Making Democracy Work: How can we get to zero waste?

Making Democracy Work: How can we get to zero waste?

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By Nancy Marr

Climate change is the most important threat we face, as one of the three greatest threats imperiling the Earth, in addition to the loss of biodiversity and global pollution. Reducing the carbon dioxide that we release into the atmosphere into the atmosphere is critical. The mantra — reduce, reuse, recycle — has become more important as incomes rise and consumption increases, particularly in urbanizing communities where local government must find ways to deal with the waste stream. 

Leftover food is a major component of landfill waste. It has been estimated that only 40% of the food that is produced is consumed, due partly to overproduction on farms and poor distribution methods. The EPA estimates that food waste comprises about 22% of our entire waste stream.

In 2022 the Food Donation and Food Scraps/Recycling Law will take effect in New York State. It will require businesses that generate an average of two tons of excess edible food per week to donate it to food banks and charities. All remaining food scraps, if the business is within 25 miles of an organics recycler, must be recycled instead of ending up in a landfill. 

One method is feeding it to an anaerobic digester, in which microorganisms break down organic materials in a closed space where there is no air (or oxygen). The material that is left over following the anaerobic digestion process, called digestate, can be made into soil amendments and fertilizers, improving soil characteristics and facilitating plant growth. 

Biogas, which is produced throughout the anaerobic digestion process, is a renewable energy source that can be used in a variety of ways, depending on its quality. Biogas treated to meet pipeline quality standards can be distributed through the natural gas pipeline and used in homes and businesses.  However, on the controversial side of this positive energy gain, remains the fact that anaerobic digesters generate an inordinate amount of methane (CH4), an enemy in our effort to combat climate change. 

Our waste stream includes packaging materials and paper goods. Bill S1185 has been introduced by Senator Todd Kaminski and it will be followed by A5801, to be introduced by Assemblyman Steve Englebright. They require producers and manufacturers to finance the recycling of their packaging materials and plastics, with incentives for finding ways of making recycling easier. Within three years of the bill’s implementation, producers will have to comply with the provisions of the bill or work with a producer responsibility organization.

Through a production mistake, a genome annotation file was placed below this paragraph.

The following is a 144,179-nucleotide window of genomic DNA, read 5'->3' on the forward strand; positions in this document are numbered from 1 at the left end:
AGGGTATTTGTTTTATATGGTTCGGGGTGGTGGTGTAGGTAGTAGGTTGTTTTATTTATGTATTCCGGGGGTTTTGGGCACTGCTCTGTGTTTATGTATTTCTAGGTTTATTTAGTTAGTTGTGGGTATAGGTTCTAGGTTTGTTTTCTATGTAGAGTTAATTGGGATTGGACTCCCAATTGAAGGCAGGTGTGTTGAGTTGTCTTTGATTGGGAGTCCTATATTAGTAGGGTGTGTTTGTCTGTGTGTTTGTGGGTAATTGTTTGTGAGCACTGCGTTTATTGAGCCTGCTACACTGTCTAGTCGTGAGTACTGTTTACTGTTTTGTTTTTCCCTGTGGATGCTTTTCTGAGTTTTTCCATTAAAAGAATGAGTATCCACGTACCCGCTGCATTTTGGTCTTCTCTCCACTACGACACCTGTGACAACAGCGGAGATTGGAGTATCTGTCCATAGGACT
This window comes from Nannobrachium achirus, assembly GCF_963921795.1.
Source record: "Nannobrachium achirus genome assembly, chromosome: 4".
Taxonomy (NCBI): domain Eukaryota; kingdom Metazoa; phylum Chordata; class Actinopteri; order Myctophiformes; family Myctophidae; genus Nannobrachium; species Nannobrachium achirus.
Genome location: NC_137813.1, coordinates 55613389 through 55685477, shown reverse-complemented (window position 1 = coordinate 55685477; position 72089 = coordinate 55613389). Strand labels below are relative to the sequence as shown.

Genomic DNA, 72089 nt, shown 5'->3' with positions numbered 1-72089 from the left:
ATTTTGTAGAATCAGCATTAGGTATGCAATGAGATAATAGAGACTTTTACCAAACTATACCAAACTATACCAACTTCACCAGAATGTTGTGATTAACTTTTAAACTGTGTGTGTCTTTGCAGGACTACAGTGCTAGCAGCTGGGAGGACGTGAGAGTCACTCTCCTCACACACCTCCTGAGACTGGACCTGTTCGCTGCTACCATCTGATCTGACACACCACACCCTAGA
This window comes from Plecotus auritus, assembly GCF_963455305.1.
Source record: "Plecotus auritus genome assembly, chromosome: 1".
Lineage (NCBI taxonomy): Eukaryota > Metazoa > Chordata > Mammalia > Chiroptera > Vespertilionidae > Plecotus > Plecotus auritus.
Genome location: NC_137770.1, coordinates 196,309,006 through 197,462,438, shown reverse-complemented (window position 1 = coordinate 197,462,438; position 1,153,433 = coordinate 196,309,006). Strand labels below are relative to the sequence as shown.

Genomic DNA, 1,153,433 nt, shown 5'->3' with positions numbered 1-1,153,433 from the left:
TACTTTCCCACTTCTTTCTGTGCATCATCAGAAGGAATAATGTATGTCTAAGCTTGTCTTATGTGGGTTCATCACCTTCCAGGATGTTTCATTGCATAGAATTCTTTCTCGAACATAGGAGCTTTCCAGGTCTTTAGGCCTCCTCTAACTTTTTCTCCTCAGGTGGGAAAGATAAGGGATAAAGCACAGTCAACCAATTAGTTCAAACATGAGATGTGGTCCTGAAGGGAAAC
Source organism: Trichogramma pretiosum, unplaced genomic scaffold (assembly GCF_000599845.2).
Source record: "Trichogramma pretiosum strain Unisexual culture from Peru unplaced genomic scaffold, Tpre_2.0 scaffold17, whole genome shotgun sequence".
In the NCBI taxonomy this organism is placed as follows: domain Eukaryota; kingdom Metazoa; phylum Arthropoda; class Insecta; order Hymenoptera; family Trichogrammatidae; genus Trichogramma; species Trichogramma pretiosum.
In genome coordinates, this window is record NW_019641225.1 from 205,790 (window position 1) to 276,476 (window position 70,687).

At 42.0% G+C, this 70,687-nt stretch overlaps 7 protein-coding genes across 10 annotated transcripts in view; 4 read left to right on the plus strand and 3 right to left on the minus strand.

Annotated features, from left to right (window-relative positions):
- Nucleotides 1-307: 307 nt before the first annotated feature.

Very good news is that agronomists have found that improved soil management can reduce the carbon that is released into the atmosphere and can increase the amount of carbon that is drawn down into the soil through photosynthesis. Led by Suffolk County Cooperative Extension, many farmers are using the methods of no-till farming, cover crops, and natural fertilizers, recognizing the importance of the biodiversity of the soil. Farming can transition from a net carbon emitter to a carbon sink.

In order to reduce the amount of methane coming from landfills, New York State passed a law in 1990 that prohibited municipalities from retaining household waste in their landfills.  (Construction and yard waste and recyclables can remain.)  

In the case of Brookhaven Town, which built a landfill in 1974 in Yaphank, the waste is currently transported to a waste-to-energy facility in Hempstead for incineration. The ash by-product is then returned to Brookhaven (along with the ash from four other  municipalities) to be deposited in the Brookhaven landfill, which will be closed in 2024.  There is a question of how that ash will be stored, recycled, or disposed of. Until we can get to zero waste that question will remain. Can we do so in a timely way? Can we do so at all?

The League of Women Voters of New York State supports policies that protect food production and distribution while diverting food waste from landfills, incinerators and other waste treatment facilities. 

One thing we already know: we will only achieve zero waste conditions when everyone participates.   Look for ways to make easy changes at home – using imperfect fruits and vegetables and organizing your pantry can help reduce waste. Plan to re-use and repair your goods, recycle, and compost your food waste.  Regenerative farming methods will improve the soil in suburban gardens and lawns as well as farms.  Let your state legislators know that you support the EPR bill to require end-of-life recycling by producers.

Nancy Marr is vice-president of the League of Women Voters of Suffolk County, a nonprofit nonpartisan organization that encourages the informed and active participation of citizens in government and influences public policy through education and advocacy. Visit or call 631-862-6860.